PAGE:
The incremental, but noticeable process of desecularization serves "the Church of the majority" more than others, especially in a country with authoritarian government. (Admittedly, Islam is served by the authoritarian rule in "Moslem regions"). According to CM, Russian Moslems must, in the observable future, advocate for their equality with ROC across a broad range of issues. It would be hardly possible to advocate for equal status of both religions, because it is unacceptable for political elites and for general public; advocacy is more likely to be effective if it focuses on the principles of secularity and human rights.
This was the strategy employed by CM on many occasions to challenge ROC's position, for example, concerning the institution of military priests. Certain CM leaders have particularly referred to the principle of secularity in their protests against Christian symbols on the Russian national coat of arms. Challenging his colleagues' views, Ravil Gainutdin then also referred to secular arguments: Moslems in a secular state must respect symbols adopted through a democratic process, whereas any attempts at revision "may lead to undesirable tension."
However, appeals to a secular approach do not mean that CM members are, indeed, advocates of secularism. CM is a religious organization using secular arguments in their efforts to protect a minority. In many other instances, CM jointly with other religious organizations make anti-secular statements, especially with regard to cultural manifestations. We can also refer to their fairly aggressive reaction to the "Danish cartoons."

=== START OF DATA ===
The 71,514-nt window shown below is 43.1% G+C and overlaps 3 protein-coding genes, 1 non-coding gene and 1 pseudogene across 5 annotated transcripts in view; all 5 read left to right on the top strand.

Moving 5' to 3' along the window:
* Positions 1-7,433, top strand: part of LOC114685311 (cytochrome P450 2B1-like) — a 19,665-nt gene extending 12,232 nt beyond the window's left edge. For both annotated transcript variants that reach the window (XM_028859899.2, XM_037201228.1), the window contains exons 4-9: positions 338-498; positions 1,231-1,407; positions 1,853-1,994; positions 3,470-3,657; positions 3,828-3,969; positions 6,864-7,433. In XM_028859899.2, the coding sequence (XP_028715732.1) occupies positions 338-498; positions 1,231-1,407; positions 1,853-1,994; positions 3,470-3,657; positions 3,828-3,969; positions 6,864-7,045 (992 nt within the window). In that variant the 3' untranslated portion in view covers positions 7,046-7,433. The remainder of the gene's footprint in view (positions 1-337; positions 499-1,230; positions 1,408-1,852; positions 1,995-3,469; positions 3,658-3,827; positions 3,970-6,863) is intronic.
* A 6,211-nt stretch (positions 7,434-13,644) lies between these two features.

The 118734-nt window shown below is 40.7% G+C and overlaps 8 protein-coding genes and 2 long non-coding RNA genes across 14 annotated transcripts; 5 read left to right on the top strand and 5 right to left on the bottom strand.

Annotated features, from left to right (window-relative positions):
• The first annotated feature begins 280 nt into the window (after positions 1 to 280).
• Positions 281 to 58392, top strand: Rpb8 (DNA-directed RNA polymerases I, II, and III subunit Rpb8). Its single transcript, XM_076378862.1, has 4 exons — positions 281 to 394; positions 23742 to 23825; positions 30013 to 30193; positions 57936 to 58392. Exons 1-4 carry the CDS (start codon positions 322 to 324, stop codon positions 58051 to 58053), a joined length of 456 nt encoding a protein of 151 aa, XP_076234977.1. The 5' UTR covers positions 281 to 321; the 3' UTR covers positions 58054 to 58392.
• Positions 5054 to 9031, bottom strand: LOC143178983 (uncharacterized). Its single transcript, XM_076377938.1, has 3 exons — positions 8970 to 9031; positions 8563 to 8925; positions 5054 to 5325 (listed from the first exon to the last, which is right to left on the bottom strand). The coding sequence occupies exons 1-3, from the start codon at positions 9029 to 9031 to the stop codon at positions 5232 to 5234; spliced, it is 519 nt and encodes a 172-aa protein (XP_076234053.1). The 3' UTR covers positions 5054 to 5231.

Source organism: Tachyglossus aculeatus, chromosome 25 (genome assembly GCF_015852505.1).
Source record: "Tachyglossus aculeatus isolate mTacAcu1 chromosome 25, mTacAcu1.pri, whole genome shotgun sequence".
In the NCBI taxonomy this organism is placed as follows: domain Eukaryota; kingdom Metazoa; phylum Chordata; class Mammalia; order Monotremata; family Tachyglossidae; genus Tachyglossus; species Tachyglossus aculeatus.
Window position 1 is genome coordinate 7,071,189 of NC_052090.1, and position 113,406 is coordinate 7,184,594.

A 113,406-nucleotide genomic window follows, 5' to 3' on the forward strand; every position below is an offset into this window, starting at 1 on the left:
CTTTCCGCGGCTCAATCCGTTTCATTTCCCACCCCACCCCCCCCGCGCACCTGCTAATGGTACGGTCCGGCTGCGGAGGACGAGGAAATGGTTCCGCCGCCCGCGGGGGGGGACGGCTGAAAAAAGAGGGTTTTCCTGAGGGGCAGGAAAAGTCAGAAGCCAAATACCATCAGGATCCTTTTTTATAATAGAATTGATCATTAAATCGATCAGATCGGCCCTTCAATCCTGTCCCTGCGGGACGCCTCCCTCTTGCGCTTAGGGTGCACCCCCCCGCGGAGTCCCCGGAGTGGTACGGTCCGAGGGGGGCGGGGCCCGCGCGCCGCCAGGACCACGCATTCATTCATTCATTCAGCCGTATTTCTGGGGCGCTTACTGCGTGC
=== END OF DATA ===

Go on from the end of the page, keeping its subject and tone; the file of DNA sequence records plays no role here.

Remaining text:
The years 2005 and 2006 were a period of escalated tensions in Orthodox-Moslem relations. Some issues in question have been described above, and it is hardly possible to cover all of them. In all cases it was obvious that nearly all participants of these debates were speaking in terms of "conflict of civilizations." The growing popularity of this discourse appears to aggravate Islamo-phobia and multiply Orthodox-Moslem conflicts.
In religious circles Orthodox and Islamic "civilizations" are often perceived as antagonists. But there is a concurrent point of view clearly expressed by Arch-priest Vsevolod Chaplin: he said that he was more concerned about Western secularists' attacks against both Christianity and Islam. This statement is consistent with ROCs numerous appeals to all religiously-defined "civilizations" to oppose the ideological expansion of the liberal and secular western civilization.
Moslem leaders are prepared to support this idea, but they do it in different ways at the international level and inside Russia. At the international level, "secular enemies" are very strong, so the differences in foreign policy assessments are not so important. In contrast, Russian domestic secularism is on the decline, while political differences are greater.
These conflicting trends make it difficult to forecast further development of relations between Orthodox and Moslem leaders. It will depend, among other things, on the personality factor, and on the future policy of the Russian government.
We publish on our web-site the shortened version of paper presented on the seminar "Islam and Orthodoxy: Confrontation, Cohabitation, and Comparison" in Vienna, 12-13 March 2007.